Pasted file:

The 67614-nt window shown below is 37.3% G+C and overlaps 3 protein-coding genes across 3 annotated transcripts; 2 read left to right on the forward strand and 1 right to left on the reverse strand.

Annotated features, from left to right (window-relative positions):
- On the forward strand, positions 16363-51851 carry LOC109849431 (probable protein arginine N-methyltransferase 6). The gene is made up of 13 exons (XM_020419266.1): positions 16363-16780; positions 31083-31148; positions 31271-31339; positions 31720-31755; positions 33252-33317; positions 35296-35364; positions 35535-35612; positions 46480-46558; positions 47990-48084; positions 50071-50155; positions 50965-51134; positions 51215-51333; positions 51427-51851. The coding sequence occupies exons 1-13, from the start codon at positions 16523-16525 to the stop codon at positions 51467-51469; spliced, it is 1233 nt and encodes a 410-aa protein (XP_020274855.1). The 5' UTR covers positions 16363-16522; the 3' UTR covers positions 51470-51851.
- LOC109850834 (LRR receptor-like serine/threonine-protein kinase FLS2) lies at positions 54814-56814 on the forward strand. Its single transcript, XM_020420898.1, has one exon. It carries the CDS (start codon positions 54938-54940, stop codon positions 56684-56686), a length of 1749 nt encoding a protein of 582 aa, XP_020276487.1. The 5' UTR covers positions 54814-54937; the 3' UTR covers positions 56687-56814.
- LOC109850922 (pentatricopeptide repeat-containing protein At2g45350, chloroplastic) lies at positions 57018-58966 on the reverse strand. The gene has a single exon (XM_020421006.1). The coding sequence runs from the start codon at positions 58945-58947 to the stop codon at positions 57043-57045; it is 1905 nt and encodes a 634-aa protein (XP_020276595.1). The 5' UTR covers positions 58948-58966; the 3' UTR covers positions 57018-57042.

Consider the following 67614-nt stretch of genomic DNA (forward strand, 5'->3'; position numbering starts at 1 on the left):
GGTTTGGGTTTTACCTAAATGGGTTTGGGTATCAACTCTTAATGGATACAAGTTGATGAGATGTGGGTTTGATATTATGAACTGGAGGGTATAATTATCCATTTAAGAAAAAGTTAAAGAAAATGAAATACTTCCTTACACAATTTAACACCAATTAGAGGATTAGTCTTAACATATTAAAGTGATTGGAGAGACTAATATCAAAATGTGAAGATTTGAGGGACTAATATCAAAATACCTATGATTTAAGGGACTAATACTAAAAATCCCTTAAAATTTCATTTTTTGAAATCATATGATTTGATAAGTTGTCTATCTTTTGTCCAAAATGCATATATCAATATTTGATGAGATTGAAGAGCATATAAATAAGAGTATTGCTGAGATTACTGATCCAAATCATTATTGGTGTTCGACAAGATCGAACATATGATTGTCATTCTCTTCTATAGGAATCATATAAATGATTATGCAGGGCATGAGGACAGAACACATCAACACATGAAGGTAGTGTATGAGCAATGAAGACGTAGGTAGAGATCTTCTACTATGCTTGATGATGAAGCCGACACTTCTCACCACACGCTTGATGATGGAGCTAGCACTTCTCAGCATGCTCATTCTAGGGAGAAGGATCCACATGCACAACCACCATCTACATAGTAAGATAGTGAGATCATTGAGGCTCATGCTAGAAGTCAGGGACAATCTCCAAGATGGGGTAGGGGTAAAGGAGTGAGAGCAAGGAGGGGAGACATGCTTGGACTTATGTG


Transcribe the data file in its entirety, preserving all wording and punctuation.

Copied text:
The 67614-nt window shown below is 37.3% G+C and overlaps 3 protein-coding genes across 3 annotated transcripts; 2 read left to right on the forward strand and 1 right to left on the reverse strand.

Annotated features, from left to right (window-relative positions):
- On the forward strand, positions 16363-51851 carry LOC109849431 (probable protein arginine N-methyltransferase 6). The gene is made up of 13 exons (XM_020419266.1): positions 16363-16780; positions 31083-31148; positions 31271-31339; positions 31720-31755; positions 33252-33317; positions 35296-35364; positions 35535-35612; positions 46480-46558; positions 47990-48084; positions 50071-50155; positions 50965-51134; positions 51215-51333; positions 51427-51851. The coding sequence occupies exons 1-13, from the start codon at positions 16523-16525 to the stop codon at positions 51467-51469; spliced, it is 1233 nt and encodes a 410-aa protein (XP_020274855.1). The 5' UTR covers positions 16363-16522; the 3' UTR covers positions 51470-51851.
- LOC109850834 (LRR receptor-like serine/threonine-protein kinase FLS2) lies at positions 54814-56814 on the forward strand. Its single transcript, XM_020420898.1, has one exon. It carries the CDS (start codon positions 54938-54940, stop codon positions 56684-56686), a length of 1749 nt encoding a protein of 582 aa, XP_020276487.1. The 5' UTR covers positions 54814-54937; the 3' UTR covers positions 56687-56814.
- LOC109850922 (pentatricopeptide repeat-containing protein At2g45350, chloroplastic) lies at positions 57018-58966 on the reverse strand. The gene has a single exon (XM_020421006.1). The coding sequence runs from the start codon at positions 58945-58947 to the stop codon at positions 57043-57045; it is 1905 nt and encodes a 634-aa protein (XP_020276595.1). The 5' UTR covers positions 58948-58966; the 3' UTR covers positions 57018-57042.

Consider the following 67614-nt stretch of genomic DNA (forward strand, 5'->3'; position numbering starts at 1 on the left):
GGTTTGGGTTTTACCTAAATGGGTTTGGGTATCAACTCTTAATGGATACAAGTTGATGAGATGTGGGTTTGATATTATGAACTGGAGGGTATAATTATCCATTTAAGAAAAAGTTAAAGAAAATGAAATACTTCCTTACACAATTTAACACCAATTAGAGGATTAGTCTTAACATATTAAAGTGATTGGAGAGACTAATATCAAAATGTGAAGATTTGAGGGACTAATATCAAAATACCTATGATTTAAGGGACTAATACTAAAAATCCCTTAAAATTTCATTTTTTGAAATCATATGATTTGATAAGTTGTCTATCTTTTGTCCAAAATGCATATATCAATATTTGATGAGATTGAAGAGCATATAAATAAGAGTATTGCTGAGATTACTGATCCAAATCATTATTGGTGTTCGACAAGATCGAACATATGATTGTCATTCTCTTCTATAGGAATCATATAAATGATTATGCAGGGCATGAGGACAGAACACATCAACACATGAAGGTAGTGTATGAGCAATGAAGACGTAGGTAGAGATCTTCTACTATGCTTGATGATGAAGCCGACACTTCTCACCACACGCTTGATGATGGAGCTAGCACTTCTCAGCATGCTCATTCTAGGGAGAAGGATCCACATGCACAACCACCATCTACATAGTAAGATAGTGAGATCATTGAGGCTCATGCTAGAAGTCAGGGACAATCTCCAAGATGGGGTAGGGGTAAAGGAGTGAGAGCAAGGAGGGGAGACATGCTTGGACTTATGTG